Army end strength will fall by more than previously announced in fiscal years 2022 and 2023, but there are currently no plans to cut brigade combat teams or other units, Gen. Joseph Martin, the vice chief of staff, said today.
“We don’t need to do that immediately, but if we don’t arrest the decline that we’re seeing right now in end strength, that could be a possibility in the future,” Martin told the House Armed Services readiness subcommittee.
The active-duty Army expects to have 466,000 soldiers when FY-22 ends on Sept. 30, he said. A year later, at the end of FY-23, the service estimates it will have between 445,000 and 452,000 soldiers.
Authorized end strength stands at 485,000 soldiers, as of the FY-22 budget. Recruiting struggles, including a labor shortage and a shrinking pool of eligible recruits, led the Army to reduce its planned end strength to 473,000 in its FY-23 budget request. At the time of the budget release in March, the service expected to have 476,000 soldiers at the end of FY-22.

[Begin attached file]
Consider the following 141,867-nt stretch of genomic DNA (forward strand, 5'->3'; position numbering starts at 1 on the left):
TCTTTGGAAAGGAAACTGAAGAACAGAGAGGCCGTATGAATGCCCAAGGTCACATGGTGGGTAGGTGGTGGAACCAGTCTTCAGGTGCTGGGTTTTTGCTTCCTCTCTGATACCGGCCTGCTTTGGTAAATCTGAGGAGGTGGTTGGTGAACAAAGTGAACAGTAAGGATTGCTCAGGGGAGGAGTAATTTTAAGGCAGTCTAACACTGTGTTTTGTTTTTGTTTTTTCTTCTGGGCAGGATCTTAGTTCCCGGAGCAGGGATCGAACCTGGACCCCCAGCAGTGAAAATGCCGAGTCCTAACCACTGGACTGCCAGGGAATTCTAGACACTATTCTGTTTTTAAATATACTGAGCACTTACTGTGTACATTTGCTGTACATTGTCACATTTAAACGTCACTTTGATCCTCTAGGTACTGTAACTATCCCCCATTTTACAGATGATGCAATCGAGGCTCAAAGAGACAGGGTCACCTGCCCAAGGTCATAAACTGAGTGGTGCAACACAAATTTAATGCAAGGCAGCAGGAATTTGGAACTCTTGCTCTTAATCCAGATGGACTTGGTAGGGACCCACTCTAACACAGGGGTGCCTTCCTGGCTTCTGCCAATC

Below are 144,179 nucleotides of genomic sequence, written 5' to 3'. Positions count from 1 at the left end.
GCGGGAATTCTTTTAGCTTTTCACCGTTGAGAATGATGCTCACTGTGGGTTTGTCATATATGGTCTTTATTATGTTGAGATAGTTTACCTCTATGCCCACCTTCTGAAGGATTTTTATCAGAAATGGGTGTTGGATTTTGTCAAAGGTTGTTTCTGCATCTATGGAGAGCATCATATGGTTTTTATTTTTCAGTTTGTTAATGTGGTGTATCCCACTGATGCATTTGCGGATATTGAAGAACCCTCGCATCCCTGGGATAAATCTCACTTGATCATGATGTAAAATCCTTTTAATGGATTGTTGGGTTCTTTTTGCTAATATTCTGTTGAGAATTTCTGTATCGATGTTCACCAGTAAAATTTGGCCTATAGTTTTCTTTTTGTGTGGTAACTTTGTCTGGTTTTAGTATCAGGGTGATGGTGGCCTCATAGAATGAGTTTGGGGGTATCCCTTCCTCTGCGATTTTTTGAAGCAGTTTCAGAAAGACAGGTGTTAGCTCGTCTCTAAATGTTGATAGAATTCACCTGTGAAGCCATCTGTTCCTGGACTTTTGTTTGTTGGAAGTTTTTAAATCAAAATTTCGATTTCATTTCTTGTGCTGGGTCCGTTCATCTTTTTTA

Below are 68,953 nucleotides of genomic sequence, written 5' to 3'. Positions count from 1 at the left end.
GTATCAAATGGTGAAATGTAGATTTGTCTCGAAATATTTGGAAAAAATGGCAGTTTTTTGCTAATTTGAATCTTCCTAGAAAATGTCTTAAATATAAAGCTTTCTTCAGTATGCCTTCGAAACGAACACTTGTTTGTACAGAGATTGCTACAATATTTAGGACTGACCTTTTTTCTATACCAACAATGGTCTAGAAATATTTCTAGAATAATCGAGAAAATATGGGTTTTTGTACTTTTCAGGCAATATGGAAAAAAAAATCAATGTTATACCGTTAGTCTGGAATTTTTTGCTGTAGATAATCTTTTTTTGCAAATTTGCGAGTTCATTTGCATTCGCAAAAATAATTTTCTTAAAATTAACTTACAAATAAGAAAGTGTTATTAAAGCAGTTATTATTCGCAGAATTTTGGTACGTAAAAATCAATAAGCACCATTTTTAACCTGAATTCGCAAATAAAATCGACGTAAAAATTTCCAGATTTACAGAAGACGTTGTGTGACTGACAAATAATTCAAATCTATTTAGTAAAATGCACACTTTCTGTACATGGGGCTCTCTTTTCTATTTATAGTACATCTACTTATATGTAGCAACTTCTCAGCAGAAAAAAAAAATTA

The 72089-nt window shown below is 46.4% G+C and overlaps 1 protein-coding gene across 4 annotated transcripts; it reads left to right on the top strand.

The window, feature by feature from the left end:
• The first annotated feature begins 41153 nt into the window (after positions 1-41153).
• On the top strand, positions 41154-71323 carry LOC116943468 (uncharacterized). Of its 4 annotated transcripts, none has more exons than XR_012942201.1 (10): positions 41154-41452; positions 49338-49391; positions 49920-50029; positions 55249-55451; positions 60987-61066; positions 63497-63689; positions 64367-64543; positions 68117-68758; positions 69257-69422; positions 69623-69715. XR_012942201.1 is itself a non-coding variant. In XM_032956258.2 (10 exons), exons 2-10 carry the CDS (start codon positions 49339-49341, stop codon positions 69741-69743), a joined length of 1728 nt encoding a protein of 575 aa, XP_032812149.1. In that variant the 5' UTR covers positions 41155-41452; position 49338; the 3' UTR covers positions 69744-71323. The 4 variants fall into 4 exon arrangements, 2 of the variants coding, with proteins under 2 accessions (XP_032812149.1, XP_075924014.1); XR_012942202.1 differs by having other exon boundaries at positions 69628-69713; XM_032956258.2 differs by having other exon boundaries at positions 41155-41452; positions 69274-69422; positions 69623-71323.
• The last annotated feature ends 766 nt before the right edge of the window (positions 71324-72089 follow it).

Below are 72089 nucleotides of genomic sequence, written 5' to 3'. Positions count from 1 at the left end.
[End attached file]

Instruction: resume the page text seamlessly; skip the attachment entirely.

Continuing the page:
“In the near term, the way we’re going to manage any shortfalls that we have is the way that we’ve done it in the past,” Martin said. “We prioritize formations that have missions or preparations for missions.”
The Army will “mission” itself to have 455,000 soldiers at the end of FY-23, in case it is able to recruit more, he said.
Less than 18 months ago, the Army chief of staff said that authorized level of 485,000 soldiers was too small, and that an ideal size would be closer to 540,000.
Reductions to the number of brigade combat teams, a common metric of combat power, would be a sign of more serious, longer-lasting cuts to the Army than temporary drops in end strength, an analyst told Inside Defense earlier this year.